>Sending an e-mail message with your resume to 50 addressees at once is really not a good idea, anyway. Customized messages and resumes are MUCH more effective (see Standing Out from the Crowd for more information).

3. Keep the “Subject” field simple, but not blank.


  • Don’t put punctuation in your messages subjects, particularly exclamation marks.
  • Don’t use words with all the letters capitalized in the subject.
  • Don’t use the words used by spammers, like “free,” “great offer,” “investment,” “prescription,” “medication,” “mortgage,” etc. in the Subject – or the body – of the message.
  • Don’t use numbers or dollar amounts.

Bad subject line: FREE RESUME OF $100,000 EXECUTIVE!

Good subject line: Retail manager w/10 years of experience

4. Send “plain text” e-mail as often as possible with few links.

If you can specify the font face, size, and color in your e-mail, you are sending out HTML e-mail which is not plain text. Spammers often use HTML e-mail (with hypertext links in them), so best practice is to use plain text.

5. Watch your language!

Avoid words which are over-used in spam. Think of the products and services most frequently offered in junk messages (e.g. popular prescription drugs, mortgages, body part enlargement products, insurance, money-making opportunities, etc.), claims often made (e.g., making lots of money), and words frequently used in those messages like “free” and “spam” (as in “this message is not spam”). Exclude those words from your messages if you can.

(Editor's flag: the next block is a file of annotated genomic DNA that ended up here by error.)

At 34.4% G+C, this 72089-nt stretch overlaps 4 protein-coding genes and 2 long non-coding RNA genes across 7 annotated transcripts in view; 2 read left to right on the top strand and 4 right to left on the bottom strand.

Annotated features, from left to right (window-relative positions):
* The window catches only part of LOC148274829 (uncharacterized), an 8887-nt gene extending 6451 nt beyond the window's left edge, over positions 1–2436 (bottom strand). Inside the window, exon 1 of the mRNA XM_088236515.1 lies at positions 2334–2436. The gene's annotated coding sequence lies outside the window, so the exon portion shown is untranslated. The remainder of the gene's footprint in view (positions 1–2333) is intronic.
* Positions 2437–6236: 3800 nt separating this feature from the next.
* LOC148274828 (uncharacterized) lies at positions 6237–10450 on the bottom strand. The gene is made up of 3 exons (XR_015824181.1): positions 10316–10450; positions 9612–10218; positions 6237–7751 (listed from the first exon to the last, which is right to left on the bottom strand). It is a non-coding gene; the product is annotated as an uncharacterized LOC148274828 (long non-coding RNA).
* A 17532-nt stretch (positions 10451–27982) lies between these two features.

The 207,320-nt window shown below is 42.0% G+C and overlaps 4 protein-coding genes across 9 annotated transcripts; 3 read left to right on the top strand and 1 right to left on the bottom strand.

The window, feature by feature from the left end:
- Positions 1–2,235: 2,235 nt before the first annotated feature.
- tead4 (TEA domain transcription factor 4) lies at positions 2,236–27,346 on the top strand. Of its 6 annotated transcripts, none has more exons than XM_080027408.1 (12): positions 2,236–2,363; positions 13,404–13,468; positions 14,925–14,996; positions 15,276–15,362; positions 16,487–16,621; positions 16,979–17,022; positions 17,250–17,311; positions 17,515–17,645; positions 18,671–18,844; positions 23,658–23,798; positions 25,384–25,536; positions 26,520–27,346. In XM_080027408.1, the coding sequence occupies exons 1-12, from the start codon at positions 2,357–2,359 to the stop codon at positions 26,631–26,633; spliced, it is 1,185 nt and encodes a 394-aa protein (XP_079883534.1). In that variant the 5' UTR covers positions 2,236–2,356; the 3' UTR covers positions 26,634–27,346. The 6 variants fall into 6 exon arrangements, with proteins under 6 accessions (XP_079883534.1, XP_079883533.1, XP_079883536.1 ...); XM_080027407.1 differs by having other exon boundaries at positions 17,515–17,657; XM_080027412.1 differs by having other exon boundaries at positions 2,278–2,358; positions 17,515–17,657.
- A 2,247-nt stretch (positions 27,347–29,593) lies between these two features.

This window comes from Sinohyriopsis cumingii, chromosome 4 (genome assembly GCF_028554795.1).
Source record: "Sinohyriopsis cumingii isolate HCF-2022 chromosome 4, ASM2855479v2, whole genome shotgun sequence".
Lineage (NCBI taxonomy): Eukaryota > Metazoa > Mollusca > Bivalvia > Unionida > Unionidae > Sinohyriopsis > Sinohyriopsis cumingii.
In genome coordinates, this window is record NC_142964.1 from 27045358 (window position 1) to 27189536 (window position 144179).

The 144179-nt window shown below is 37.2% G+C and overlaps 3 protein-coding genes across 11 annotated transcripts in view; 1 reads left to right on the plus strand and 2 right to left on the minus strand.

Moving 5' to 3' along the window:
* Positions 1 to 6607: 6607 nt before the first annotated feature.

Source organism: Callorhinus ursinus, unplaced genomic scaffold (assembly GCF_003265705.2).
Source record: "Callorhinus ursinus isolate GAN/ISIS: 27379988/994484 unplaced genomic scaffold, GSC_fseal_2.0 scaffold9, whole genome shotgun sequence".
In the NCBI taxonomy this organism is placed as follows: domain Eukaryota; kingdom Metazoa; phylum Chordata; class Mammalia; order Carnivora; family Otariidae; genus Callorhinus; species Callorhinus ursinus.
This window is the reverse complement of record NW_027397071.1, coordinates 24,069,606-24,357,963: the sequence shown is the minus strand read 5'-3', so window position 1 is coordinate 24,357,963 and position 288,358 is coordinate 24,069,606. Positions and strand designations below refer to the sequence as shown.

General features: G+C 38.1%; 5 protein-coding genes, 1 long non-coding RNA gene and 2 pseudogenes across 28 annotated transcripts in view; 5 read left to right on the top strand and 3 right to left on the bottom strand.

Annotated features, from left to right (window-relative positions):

Pay attention to the words and phrases you would typically use on a resume. Appropriate phrases like “increased sales $xxxxxx” can trigger the spam filters which see the dollar amounts in your message as characteristic of spam (as in “make $10,000 a month from home working part time”).

6. Don’t attach your resume to your e-mail (unless specified by the employer) and, particularly, don’t attach it as a compressed file (.zip, .tar, etc.).

Copy and paste your resume into the body of your e-mail message. See Job-Hunt’s Internet Resume section for help converting a Microsoft Word document into plain text, and then cutting and pasting your resume into an e-mail.